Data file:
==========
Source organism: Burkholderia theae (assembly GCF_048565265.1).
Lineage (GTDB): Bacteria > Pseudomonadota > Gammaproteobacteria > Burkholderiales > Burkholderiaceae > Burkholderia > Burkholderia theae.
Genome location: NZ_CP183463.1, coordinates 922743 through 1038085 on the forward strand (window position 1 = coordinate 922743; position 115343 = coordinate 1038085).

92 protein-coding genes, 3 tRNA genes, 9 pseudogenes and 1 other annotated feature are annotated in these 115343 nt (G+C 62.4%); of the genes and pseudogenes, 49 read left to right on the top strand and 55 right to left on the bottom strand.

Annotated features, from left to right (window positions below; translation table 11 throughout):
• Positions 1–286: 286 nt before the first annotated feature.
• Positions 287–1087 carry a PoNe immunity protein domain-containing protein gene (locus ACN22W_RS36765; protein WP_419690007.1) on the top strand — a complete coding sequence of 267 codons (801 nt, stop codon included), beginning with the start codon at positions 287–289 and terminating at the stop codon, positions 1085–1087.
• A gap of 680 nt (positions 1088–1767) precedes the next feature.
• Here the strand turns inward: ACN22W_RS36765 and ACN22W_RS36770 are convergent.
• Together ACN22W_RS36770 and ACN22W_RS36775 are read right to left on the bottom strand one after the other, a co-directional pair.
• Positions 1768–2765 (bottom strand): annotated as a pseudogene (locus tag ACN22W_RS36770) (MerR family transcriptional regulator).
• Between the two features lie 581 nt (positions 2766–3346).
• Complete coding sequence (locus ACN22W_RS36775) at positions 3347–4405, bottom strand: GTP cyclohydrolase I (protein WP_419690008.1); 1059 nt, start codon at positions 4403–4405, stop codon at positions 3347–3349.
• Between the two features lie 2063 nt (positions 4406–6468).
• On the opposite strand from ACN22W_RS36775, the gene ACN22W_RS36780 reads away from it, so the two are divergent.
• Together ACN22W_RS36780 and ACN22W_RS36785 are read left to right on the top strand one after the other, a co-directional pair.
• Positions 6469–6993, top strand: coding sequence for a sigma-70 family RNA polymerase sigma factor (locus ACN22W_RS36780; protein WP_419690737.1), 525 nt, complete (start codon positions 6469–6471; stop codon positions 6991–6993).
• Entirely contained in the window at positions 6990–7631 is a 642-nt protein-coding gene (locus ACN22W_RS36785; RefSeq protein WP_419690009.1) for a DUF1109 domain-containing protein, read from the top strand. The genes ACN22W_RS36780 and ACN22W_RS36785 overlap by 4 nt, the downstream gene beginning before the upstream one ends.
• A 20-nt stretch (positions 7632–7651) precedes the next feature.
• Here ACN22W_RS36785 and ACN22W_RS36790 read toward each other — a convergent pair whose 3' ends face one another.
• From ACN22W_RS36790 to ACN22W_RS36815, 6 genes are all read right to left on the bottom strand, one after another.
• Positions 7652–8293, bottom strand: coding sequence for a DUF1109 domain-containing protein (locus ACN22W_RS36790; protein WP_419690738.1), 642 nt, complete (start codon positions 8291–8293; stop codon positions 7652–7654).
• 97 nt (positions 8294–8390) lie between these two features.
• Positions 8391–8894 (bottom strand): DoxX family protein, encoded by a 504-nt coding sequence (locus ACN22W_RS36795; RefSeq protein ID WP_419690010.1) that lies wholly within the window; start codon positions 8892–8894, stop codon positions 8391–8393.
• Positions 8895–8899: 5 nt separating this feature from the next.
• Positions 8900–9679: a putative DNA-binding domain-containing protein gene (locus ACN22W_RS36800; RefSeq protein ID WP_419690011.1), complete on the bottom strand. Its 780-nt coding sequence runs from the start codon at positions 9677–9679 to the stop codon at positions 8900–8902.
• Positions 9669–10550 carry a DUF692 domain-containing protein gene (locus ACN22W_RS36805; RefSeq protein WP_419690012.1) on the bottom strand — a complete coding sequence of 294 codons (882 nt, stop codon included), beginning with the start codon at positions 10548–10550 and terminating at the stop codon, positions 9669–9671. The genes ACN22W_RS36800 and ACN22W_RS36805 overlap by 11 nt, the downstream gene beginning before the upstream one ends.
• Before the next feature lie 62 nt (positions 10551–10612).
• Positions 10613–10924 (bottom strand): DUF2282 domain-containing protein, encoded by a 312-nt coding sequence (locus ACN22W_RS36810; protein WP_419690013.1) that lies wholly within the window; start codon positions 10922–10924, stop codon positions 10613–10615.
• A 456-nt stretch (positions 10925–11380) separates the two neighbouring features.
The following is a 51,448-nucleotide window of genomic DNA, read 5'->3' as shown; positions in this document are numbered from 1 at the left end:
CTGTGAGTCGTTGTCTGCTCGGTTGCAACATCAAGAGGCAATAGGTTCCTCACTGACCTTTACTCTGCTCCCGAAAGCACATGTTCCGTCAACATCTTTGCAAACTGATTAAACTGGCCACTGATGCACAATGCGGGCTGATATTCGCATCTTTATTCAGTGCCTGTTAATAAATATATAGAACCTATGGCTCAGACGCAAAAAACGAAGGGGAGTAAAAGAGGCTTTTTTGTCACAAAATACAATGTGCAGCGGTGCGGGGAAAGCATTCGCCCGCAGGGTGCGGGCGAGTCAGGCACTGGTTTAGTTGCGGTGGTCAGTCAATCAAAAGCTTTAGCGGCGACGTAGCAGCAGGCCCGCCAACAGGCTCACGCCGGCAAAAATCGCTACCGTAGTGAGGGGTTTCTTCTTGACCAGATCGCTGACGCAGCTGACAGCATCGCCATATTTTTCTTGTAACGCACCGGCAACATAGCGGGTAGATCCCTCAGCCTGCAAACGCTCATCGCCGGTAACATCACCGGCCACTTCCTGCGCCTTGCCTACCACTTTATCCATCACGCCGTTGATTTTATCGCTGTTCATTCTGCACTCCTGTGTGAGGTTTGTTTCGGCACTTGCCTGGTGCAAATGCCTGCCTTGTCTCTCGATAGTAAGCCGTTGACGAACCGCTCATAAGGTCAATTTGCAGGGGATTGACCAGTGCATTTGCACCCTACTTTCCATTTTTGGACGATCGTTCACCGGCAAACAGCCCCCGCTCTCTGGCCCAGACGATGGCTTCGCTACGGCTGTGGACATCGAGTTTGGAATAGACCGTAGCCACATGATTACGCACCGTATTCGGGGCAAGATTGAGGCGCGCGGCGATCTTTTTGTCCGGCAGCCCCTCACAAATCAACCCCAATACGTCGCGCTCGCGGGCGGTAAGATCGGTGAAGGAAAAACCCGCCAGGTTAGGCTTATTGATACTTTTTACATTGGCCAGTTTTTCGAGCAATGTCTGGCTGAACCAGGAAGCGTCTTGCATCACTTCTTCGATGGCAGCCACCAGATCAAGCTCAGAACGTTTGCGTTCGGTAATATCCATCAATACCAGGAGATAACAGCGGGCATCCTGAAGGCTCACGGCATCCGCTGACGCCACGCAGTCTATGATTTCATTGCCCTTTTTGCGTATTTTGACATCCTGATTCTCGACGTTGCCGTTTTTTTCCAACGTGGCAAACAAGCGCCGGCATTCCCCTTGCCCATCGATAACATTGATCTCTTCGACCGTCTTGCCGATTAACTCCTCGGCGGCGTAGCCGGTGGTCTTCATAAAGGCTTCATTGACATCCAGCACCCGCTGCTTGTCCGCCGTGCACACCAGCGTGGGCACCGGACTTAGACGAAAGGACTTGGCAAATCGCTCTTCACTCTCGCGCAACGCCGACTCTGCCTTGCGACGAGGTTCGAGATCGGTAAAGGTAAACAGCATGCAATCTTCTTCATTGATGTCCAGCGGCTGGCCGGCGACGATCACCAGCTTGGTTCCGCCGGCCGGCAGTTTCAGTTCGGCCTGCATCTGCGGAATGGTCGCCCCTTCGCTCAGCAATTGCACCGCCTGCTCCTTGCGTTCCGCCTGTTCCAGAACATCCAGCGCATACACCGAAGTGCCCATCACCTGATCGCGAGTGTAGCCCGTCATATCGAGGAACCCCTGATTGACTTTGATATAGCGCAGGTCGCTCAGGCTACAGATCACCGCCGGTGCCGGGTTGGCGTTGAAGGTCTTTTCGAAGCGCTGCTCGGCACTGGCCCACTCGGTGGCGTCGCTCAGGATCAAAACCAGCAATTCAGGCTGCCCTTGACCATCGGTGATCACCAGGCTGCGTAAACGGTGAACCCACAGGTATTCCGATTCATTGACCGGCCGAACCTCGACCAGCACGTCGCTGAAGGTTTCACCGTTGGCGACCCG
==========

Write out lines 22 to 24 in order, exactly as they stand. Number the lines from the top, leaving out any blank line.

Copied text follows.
• Positions 7652–8293, bottom strand: coding sequence for a DUF1109 domain-containing protein (locus ACN22W_RS36790; protein WP_419690738.1), 642 nt, complete (start codon positions 8291–8293; stop codon positions 7652–7654).
• 97 nt (positions 8294–8390) lie between these two features.
• Positions 8391–8894 (bottom strand): DoxX family protein, encoded by a 504-nt coding sequence (locus ACN22W_RS36795; RefSeq protein ID WP_419690010.1) that lies wholly within the window; start codon positions 8892–8894, stop codon positions 8391–8393.